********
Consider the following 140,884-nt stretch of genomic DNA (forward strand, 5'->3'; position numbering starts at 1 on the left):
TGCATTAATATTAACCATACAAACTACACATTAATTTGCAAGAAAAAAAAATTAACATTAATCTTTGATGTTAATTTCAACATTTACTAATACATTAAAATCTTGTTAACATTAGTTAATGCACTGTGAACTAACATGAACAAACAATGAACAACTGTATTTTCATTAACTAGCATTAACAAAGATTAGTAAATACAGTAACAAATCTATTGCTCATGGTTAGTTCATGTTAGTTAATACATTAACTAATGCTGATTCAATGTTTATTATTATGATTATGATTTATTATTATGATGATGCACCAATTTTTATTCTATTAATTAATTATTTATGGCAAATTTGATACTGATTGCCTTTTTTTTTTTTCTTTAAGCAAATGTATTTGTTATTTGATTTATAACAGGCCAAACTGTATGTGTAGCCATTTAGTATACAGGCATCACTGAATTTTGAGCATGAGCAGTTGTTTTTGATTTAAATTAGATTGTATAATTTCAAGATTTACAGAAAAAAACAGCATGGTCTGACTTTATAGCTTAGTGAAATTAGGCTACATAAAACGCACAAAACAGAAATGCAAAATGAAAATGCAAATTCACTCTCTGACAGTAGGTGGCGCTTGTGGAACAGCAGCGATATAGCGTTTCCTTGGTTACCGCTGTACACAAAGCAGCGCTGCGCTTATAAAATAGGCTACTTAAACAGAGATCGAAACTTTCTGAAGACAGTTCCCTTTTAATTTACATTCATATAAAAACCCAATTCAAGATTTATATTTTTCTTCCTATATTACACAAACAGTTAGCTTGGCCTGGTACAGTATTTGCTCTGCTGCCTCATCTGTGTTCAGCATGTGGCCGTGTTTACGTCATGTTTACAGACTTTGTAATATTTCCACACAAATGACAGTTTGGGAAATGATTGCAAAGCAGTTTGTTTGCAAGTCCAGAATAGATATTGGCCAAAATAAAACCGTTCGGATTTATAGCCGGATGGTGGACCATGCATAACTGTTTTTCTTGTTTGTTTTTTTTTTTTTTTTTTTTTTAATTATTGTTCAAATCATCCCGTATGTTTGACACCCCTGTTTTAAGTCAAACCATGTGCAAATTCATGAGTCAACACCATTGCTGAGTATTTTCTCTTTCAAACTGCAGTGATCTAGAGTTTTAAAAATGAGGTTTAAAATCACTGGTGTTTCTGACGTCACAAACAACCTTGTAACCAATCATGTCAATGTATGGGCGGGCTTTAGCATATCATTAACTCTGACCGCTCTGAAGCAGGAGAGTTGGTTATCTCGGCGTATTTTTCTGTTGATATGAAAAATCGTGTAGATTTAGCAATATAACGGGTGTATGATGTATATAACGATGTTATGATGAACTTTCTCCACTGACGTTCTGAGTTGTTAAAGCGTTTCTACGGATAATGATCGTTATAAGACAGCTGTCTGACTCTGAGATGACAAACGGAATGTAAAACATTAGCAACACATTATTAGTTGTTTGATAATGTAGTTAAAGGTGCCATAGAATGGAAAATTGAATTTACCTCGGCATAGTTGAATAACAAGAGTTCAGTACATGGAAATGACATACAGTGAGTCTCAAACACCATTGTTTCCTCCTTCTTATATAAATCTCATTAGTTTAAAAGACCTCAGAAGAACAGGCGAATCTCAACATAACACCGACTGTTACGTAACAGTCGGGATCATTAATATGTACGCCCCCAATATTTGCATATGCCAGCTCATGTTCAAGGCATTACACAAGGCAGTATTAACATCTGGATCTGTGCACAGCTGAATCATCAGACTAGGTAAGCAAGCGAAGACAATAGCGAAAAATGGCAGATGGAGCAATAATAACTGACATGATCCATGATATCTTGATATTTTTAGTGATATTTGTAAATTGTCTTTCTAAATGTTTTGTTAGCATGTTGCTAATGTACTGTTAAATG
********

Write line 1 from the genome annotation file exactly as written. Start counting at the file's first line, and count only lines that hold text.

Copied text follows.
Consider the following 140,884-nt stretch of genomic DNA (forward strand, 5'->3'; position numbering starts at 1 on the left):